Oakville Retirement Homes

Management

Caretenders Retirement Living

In 1988, Caretenders Retirement Living was founded. Since its inception, the company has established a very successful track record of operating and developing 13 comfortable retirement communities. These homes are located mainly in British Columbia, and Ontario, with some also in Arizona. One of our newest facilities opened in Armstrong, BC, in the Autumn of 2011. Some of the other residences besides Queens Avenue include Kelowna, BC and Belleville, Ontario.

The philosophy behind Caretenders' is to offer facility residents something unique, as opposed to being similar to the large-scale retirement homes and their “cookie-cutter” molds. As reflected of the Queens Avenue residence, every one of our buildings has been specifically tailored to their surroundings in order to reflect the heart of the greater community. Every aspect of a Caretenders' facility is completely adapted to interact with the general feel of the surrounding community in order to make the residents feel like they never actually left their own home. For example, familiar details include the overall style of the building, the menu and the staff, the services and the landscaping.

Caretenders will be bringing this philosophy to all of their upcoming projects in the future. They are planning to specifically target smaller communities in order for seniors to have the possibility of staying close to their home base as their needs for care change. This “close to home” approach makes the entire transition to a retirement home much easier for seniors since they can easily remain close to their friends and family and continue to be active in any community groups that they are involved in.

I plan on retiring around that age

Retirement is one of the big milestones in a person’s life; large monetary savings must be accounted for, pensions need to be established, as well as many other requirements that must be put into place to ensure a good retirement. The first thing that one must consider, and this should be done at a relatively young age, is at what age they wish to retire; in Canada, the general age for retirement is 65. For myself, I plan on retiring around that age, as after approximately 50 years of day-to-day work, I would want close to 30 years of enjoyment time to spend with family and friends, without a constant commitment to work. While I may formally retire around 70, I would likely want to keep up an odd job that doesn’t require much of me, just to keep busy when life is a little slower, or to make a few extra dollars. 



While considering what age one would like to retire, the, perhaps, most important aspect is establishing a financial savings plan from the time a person begins their first major career, as to ensure that by the time that retirement come around, money is less of a worry. With the average life expectancy growing, people need to be able to make their money last longer. So just how much money, roughly, should one plan to save, and expect to spend? For a single person to live comfortably in our society, an average yearly expenditure, in the middle-class range, will be around $20,000-$40,000. Government pension plans on average cover roughly $15,000, if a person has had a fairly long career with a median wages, therefore, having a yearly expenditure of about $30,000 is what a single person can expect, to maintain a comfortable middle class lifestyle. For a couple, double those numbers and that can be a close approximation. Due to the fact that a person will likely not be working, or working very little during their retirement, all this money needs to come from somewhere. Commonly called a “nest-egg”, this is the approximate balance of all your savings that you have been saving for nearly 50 years. The size of this will vary greatly case to case, so for a close estimate, multiply the expected annual expenses by 25 or 30 years, and that will give a value that one can plan for. While it is incredibly difficult for me to accurately estimate at this time how much money I should save for retirement, by using a yearly expense of $40,000 for 30 years in retirement, my retirement will need to be funded by $1.2 million, at a yearly withdrawal rate of 3.33% from my “nest-egg”.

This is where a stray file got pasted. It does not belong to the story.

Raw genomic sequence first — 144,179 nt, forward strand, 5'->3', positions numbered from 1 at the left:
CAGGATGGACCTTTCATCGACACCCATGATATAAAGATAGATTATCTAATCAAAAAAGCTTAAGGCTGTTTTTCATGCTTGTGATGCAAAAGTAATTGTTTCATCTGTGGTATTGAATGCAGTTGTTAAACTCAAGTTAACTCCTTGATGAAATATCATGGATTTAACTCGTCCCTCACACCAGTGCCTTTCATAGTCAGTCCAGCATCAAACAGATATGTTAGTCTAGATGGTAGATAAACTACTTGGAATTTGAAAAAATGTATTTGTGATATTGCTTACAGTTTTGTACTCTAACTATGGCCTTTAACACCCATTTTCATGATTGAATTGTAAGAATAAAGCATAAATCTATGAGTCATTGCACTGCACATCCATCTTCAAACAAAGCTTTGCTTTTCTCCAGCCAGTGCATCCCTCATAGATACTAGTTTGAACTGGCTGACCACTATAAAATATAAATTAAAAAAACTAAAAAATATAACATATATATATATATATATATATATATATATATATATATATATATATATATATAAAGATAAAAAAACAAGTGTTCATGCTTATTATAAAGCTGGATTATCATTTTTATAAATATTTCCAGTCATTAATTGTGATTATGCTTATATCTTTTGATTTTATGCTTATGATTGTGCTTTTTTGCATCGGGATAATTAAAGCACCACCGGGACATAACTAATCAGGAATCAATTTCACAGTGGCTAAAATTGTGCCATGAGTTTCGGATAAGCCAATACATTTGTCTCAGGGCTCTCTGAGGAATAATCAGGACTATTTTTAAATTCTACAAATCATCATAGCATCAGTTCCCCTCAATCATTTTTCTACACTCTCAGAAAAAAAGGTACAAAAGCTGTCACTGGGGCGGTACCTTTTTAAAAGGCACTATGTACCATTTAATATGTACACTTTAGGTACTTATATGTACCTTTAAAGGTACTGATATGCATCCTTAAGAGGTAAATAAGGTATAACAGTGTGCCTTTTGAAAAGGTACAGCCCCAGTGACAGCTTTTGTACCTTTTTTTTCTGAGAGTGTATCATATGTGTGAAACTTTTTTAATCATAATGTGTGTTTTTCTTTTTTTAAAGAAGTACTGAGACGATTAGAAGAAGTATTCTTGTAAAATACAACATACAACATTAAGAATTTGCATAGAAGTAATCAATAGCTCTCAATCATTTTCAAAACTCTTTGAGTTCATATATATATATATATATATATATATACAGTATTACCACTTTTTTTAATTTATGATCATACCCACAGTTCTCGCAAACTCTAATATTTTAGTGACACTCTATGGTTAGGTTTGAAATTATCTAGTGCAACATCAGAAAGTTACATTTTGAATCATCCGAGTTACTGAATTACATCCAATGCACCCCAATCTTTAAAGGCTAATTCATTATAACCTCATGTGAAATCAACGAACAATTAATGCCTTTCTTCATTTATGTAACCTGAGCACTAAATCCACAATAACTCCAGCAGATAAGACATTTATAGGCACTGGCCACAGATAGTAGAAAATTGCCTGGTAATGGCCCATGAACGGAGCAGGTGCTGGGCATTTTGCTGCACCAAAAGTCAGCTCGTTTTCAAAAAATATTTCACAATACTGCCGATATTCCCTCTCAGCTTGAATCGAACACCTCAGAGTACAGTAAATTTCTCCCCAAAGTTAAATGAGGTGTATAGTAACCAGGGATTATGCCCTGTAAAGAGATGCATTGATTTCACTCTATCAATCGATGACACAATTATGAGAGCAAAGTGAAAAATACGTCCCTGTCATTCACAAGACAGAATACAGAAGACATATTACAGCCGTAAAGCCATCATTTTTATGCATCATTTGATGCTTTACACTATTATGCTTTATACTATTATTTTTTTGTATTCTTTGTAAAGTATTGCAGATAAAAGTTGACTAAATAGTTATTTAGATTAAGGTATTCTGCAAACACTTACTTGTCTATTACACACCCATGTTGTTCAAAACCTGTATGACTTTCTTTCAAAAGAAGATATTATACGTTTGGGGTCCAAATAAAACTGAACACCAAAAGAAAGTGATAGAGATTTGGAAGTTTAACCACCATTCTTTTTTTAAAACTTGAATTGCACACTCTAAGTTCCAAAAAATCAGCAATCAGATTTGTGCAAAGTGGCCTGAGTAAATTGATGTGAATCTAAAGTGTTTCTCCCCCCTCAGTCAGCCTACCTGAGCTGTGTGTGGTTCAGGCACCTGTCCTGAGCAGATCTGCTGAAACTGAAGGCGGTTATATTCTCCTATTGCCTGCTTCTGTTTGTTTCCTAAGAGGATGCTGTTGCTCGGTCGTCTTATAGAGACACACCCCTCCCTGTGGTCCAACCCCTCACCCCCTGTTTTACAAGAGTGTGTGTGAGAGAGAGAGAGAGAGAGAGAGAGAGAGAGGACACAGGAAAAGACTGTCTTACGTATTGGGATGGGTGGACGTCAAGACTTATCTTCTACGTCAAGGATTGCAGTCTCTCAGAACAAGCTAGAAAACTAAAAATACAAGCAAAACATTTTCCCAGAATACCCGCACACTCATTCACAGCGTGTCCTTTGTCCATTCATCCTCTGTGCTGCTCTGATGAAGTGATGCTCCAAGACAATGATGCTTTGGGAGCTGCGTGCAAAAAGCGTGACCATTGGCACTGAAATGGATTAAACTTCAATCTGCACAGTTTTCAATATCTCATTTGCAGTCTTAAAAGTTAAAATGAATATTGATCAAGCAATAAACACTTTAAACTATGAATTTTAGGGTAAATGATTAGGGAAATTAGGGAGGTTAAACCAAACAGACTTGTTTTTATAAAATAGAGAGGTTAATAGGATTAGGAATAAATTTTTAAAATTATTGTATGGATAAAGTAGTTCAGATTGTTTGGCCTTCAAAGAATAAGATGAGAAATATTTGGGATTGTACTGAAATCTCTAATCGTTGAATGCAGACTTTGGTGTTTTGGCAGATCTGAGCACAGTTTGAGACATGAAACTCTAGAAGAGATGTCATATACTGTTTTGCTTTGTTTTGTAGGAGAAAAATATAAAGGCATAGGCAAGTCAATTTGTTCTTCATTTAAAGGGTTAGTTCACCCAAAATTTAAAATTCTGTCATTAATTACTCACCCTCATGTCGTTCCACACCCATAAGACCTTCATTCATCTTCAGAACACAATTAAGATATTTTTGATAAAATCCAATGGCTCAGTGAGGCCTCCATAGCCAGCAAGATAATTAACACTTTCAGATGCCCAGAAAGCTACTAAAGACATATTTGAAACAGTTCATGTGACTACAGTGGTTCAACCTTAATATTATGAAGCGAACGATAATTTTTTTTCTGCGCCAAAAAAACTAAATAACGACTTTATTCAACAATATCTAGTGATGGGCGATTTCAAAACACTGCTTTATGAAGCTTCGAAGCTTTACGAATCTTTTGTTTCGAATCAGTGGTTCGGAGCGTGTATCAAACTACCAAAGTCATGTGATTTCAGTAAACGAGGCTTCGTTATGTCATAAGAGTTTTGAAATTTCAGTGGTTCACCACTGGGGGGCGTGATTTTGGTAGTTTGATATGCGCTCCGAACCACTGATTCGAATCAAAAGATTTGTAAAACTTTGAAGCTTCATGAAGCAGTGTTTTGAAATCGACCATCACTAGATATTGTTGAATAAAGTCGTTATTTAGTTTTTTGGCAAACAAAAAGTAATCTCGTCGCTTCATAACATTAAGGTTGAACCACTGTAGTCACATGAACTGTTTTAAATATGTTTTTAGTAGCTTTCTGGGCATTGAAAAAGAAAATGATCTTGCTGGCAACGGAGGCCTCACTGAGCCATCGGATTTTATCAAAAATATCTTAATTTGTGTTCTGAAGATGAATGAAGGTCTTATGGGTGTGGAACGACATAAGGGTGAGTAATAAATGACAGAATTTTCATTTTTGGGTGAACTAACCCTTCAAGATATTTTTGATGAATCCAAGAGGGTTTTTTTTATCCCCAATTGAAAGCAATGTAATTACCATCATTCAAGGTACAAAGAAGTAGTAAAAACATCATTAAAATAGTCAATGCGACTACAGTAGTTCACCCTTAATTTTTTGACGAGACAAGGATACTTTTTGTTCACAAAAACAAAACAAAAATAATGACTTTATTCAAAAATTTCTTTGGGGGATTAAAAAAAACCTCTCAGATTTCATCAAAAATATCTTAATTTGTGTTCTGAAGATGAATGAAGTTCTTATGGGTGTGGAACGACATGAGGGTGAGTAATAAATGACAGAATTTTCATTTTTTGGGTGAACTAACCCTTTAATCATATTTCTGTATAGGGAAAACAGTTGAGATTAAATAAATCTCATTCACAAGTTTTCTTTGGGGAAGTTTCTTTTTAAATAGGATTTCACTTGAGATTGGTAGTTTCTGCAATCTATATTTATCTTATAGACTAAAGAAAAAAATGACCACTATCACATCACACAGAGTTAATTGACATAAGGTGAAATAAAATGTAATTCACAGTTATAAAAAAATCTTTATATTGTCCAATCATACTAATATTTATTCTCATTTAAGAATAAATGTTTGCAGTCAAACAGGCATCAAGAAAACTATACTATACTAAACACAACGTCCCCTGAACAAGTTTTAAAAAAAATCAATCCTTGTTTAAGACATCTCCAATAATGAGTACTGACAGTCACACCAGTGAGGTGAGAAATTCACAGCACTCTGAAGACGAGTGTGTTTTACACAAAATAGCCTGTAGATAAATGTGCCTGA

There are many factors to take into account for retirement, and one of them is to consider how your lifestyle will be affected, and, therefore, how your financial situation will change. However, one of the largest mistakes that a person or couple can make in living comfortably during their retirement is misjudging just how much money they will need. This can happen when someone does not take into account how his or her lifestyle will change in retirement. Prior to retirement, there are substantially more costs that one must factor into their financial situation, such as mortgages, car payments, costs of raising children, schooling costs for said children, and etcetera. When retirement begins, most of these costs no longer become as relevant or prominent, such as paying off the house, children moving away, and overall costs of living dropping.